al October 24, 2013 | 11:17 AM

The title: do people say things "wrong" an adjective, or "incorrectly" an adverb? Bad title

David October 13, 2013 | 10:05 PM

What REALLY irritates me is when people pronounce Castle as Carsil. I like to watch the TV Show called Castle. Right throughout the show people call him Castle. Probably dozens of times in each episode. At the end, the Announcer comes on and says something like "Don't forget to be watching CARSIL next week". The show is in English, the Announcer speaks English, so can't use a foreign accent to justify it. My name is David, and I would be very annoyed if another Australian called me DARVID. I find it rude not to pronounce someone's name they way they pronounce it.

Chris October 13, 2013 | 3:48 PM

Never heard anyone say even half of these. As for the rest, let it go. They are the harmless mispronunciations and misuses, mostly of idioms whose original meanings are lost. No well-educated person would make these mistakes, so this is just snobbery and condescension against the less-educated rearing its ugly head.

Larry October 09, 2013 | 7:34 AM

"He is the spitting image of his father" should be "the spit and image". I don't think I have ever heard anyone say this correctly including myself.

vicky October 07, 2013 | 12:46 PM

excuse but "moot point" is a point that is most certainly up for debate. Only in law does it mean that the point will not reach a conclusion, but that suggests that the involved debaters will not compromise because it is such an arguable point!

Jack October 02, 2013 | 9:26 PM

@Brian, biannual does mean twice a year, it's biennial that means either something that lasts for two years or is once every two years. "Of" instead of "have" that is one of the most annoying ones seen all over the internet.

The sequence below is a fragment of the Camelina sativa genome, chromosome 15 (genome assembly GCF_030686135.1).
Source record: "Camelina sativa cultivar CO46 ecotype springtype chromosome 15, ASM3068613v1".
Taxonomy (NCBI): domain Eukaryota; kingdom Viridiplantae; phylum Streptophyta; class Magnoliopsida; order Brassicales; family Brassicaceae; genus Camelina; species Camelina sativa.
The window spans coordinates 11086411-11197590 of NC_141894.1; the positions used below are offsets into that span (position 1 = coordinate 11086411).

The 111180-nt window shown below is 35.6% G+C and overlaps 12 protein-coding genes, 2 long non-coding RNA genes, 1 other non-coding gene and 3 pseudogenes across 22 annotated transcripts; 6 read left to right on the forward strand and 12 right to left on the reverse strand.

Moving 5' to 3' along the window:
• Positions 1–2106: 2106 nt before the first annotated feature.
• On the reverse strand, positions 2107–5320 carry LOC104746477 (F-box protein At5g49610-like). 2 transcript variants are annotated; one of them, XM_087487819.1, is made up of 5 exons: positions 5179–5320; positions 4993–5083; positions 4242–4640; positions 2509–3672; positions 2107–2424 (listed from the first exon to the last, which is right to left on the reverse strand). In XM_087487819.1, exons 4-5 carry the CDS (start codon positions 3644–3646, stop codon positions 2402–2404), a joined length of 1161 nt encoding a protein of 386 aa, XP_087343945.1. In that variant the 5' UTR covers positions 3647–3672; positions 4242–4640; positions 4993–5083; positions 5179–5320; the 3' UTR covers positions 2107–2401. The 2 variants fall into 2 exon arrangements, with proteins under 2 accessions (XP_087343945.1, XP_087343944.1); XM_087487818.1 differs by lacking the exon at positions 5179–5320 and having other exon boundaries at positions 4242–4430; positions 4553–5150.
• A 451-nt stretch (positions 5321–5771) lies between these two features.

Norberto October 01, 2013 | 9:51 AM

This drives me nuts. I don't know if it's regional or just plain incorrect but "all of THE sudden" irks me! I've only ever known the phrase to be "all of A sudden".

Ryan Henson Creighton September 18, 2013 | 10:07 PM

The one that drives me nuts is "i am weary of that suspicious-looking guy in the corner." No - you meant to say that you are either leery of him, or you are wary of him. "Weary" means that you are tired of him, which likely wasn't your intent.

David August 20, 2013 | 9:14 AM

Brian - please check a dictionary. To avoid confusion, I do use semi-annual and "biennial" which are non-ambiguous terms. Literally, in the non-figurative sense, reach for the nearest dictionary and you will find out biannual is an exceedingly ambiguous term.

Brian August 19, 2013 | 9:46 PM

Dave, Biannual does not mean "twice a year" it only mean once every 2 years. Semiannual means twice a year. (Bi means 2, semi means half).

David August 18, 2013 | 4:18 PM

You have some mistakes. The definition of "Literally" makes it acceptable in #4. It means both "actually" and "virtually", much like "biannual" means "twice a year" and "once every 2 years". For #10, you might hear "I should of ..." but I would suggest you are merely hearing "should have" contracted to "should've", a common verbal contraction. In #13, a "pang" is a brief spasm of pain so while "hunger pains" may be non-traditional, it is not factually or grammatically incorrect. #14 you're frankly wrong. Using Google's Ngram search you can see the appearance in literature of "another thing coming" significantly outweighs "another think coming" until 1903 when they switch. In fact, "another think coming" doesn't even pop into existence until 1899.